Internet and Computer Addiction: Recognizing the Signs

Couple with computer addiction

The Internet is a highly useful tool in everyday life, and detecting a computer addiction can be difficult, which is complicated by the fact that Internet Addiction has not been adopted by the DSM-V Classification system [8].

It is important to be educated on the signs and symptoms of an addiction and how that differs from healthy use of the internet.

The American Journal of Psychiatry defines internet addiction as three subtypes: Sexual Preoccupations, Gaming, and Email or Text Messaging [1]. These subtypes have four common components:

  • Excessive use
  • Withdrawal
  • Tolerance
  • Negative repercussions

When Computer Use Becomes Problematic

With the increase in technology computers, tablets, smartphones, and even smart watches, it is hard to disconnect from the e-world. Every person’s experience with the internet is different where some individuals rely heavily on the internet for their careers, or some use it to socialize with friends and family.

No matter how a person uses technology it becomes a problem when areas in the person’s life are neglected, such as work, school, or personal life [1]. A study in 2014 determined that 16% of 18-25 year olds use the Internet compulsively [7].

According to the National Institutes of Health, “the rewarding nature of the Internet may be responsible for the development of Internet Addiction [1].” Addictions are pleasurable in nature and activate the reward area in our brain that is linked to pleasure, which is linked to increased dopamine.

Computer useNIH reports that the use of technology may provide users with multiple reward levels [1].

According to the American Journal of Psychiatry, “Internet Addiction is the now the most serious health issue in South Korea, with approximately 10 million teenagers in China are considered Internet addicts [1].”

Understanding the Signs and Symptoms of Internet Addiction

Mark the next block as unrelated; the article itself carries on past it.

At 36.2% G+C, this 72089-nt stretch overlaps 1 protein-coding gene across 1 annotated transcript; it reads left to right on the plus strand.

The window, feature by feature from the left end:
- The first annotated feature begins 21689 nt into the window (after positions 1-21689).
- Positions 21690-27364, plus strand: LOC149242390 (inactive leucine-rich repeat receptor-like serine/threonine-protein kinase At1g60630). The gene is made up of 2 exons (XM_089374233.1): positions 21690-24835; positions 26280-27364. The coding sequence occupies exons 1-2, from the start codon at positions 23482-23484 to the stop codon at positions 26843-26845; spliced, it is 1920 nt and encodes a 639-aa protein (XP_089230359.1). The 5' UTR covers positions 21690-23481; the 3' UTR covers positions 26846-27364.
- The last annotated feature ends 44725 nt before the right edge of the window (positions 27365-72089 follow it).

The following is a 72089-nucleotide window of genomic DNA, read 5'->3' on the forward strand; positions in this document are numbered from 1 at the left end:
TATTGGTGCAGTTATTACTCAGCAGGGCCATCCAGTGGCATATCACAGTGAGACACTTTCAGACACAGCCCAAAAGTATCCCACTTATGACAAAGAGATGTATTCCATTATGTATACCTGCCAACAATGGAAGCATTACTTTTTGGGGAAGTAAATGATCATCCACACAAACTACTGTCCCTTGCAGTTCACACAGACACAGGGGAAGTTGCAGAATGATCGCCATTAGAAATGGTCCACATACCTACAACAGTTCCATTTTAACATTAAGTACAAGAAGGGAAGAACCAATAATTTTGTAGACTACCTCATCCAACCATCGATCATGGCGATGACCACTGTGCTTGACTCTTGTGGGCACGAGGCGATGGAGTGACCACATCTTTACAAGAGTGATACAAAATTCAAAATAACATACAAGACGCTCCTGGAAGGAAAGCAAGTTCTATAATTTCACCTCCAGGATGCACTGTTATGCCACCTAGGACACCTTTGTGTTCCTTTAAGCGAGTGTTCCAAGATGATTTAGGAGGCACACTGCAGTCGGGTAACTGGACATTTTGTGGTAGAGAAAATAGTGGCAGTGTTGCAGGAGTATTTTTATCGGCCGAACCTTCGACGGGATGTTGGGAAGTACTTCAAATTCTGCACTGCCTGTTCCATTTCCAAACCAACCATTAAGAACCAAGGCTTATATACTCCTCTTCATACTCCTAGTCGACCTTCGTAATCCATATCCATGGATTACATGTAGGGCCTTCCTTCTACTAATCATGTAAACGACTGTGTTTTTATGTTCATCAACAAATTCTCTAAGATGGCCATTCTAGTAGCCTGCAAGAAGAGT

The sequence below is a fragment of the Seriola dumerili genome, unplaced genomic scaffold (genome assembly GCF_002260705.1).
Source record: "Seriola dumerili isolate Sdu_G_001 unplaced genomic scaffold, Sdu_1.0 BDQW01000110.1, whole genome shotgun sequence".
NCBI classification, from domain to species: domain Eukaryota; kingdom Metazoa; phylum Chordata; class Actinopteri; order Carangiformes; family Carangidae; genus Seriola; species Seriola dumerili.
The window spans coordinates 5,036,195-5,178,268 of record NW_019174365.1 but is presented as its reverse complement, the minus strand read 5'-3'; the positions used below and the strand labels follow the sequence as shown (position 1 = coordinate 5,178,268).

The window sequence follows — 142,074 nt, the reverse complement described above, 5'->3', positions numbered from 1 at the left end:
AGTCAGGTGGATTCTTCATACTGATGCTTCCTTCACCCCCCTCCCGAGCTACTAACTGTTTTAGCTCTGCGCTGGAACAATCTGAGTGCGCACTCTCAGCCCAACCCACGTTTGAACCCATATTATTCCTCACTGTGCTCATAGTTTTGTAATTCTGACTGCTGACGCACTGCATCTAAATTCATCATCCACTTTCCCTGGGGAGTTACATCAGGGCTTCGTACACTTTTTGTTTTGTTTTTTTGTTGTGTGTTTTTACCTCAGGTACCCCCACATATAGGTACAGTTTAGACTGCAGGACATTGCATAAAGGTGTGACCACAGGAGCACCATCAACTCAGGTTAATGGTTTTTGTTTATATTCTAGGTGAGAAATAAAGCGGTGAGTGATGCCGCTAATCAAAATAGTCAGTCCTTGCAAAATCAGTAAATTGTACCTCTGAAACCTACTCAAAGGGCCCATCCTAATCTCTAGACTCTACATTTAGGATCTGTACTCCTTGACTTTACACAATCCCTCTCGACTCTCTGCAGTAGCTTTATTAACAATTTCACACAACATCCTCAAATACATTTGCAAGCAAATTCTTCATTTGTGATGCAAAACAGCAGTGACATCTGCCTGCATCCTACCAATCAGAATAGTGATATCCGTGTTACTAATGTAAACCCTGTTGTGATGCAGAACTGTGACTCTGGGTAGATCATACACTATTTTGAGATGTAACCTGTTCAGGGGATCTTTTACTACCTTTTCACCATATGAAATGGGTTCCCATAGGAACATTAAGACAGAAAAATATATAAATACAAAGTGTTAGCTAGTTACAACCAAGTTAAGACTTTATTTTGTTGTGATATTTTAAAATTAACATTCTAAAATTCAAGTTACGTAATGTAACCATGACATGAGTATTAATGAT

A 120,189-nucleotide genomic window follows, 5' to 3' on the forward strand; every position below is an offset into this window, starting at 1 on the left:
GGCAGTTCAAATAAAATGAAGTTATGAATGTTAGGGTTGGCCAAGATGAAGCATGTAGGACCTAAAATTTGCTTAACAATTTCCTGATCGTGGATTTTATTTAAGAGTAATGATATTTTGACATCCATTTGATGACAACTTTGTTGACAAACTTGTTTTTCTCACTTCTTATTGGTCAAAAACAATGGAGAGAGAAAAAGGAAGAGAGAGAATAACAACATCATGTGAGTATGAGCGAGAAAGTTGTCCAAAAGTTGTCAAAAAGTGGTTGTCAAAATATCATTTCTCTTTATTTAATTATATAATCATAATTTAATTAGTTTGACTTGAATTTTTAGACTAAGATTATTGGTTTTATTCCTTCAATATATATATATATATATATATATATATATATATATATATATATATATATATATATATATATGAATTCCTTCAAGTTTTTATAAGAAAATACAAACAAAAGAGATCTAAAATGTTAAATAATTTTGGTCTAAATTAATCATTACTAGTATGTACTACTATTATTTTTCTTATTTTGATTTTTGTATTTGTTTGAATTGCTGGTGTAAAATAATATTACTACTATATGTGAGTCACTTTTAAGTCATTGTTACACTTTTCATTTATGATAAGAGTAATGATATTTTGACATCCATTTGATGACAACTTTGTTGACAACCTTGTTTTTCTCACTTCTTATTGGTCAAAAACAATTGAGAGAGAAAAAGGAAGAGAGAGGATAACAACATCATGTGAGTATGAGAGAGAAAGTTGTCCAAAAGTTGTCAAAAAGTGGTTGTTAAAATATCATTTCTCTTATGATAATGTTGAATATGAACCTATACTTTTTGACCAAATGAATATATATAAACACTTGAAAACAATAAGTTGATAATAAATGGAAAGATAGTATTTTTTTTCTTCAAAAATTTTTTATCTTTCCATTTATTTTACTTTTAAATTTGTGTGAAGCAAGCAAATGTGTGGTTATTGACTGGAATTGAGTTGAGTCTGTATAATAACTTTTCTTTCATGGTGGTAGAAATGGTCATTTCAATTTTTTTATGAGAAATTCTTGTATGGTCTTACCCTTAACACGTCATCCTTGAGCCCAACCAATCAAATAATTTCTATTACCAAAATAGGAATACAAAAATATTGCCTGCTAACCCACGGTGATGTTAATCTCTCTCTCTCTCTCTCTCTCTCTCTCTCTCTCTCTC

Internet and Computer Addiction: Recognizing the Signs can be multilevel. Signs and symptoms of an Internet Addiction are as follows:

Behavioral [1]:

  • Losing track of time spent online
  • Experiencing difficulty completing tasks at home or work
  • Isolation from friends and family
  • Feeling defensive or guilty about Internet usage
  • Experiencing a sense of euphoria when involved in online activities

Physical [1]:

  • Strained vision
  • Sleep problems or insomnia
  • Carpal tunnel syndrome
  • Significant weight loss or weight gain
  • Severe headaches

Emotional [5]:

  • Feelings of guilt or shame of Internet use
  • Feelings of anxiety or depression increasing
  • Irritability or mood changes

Detrimental Physical and Emotional Consequences

Internet over usage and dependence can be a source of chronic tension, compromised physical health, emotional distress, decreased performance professionally and academically, as well as decrease physical socialization and emotional intimacy [7].

Studies that have examined the extent to which excessive technology does to our brains, that neurologically our brain’s wiring is affected, even from an early age and technology access broadens [7]. Typically addicts are excessive in online usage, spending between 40-80 hours per week online, with some usage lasting up to 20 hours at one time.

Sleep patterns can be disrupted. In extreme cases, caffeine pills may be used to continue internet use. Sleep deprivation due to excessive online use can cause fatigue, impaired academic or occupational performance, may reduce the immune system [8].

There has been no one case to why an internet addiction develops. Internet addictions among teens are significantly increasing, and appear to be more common among teens who also struggle with depression, attention deficit disorders, anxiety, poor self-image, and self-esteem [5,6].

Teens who play Massively Multiplayer Online Role-Playing Games (MMORPGs), addiction can be greater due to the fact that the games do not have an end [6]. The user does not reach a point where the game is mastered or can be completed, so the urge or lure to return to the game and play a new ‘adventure’ can be addicting.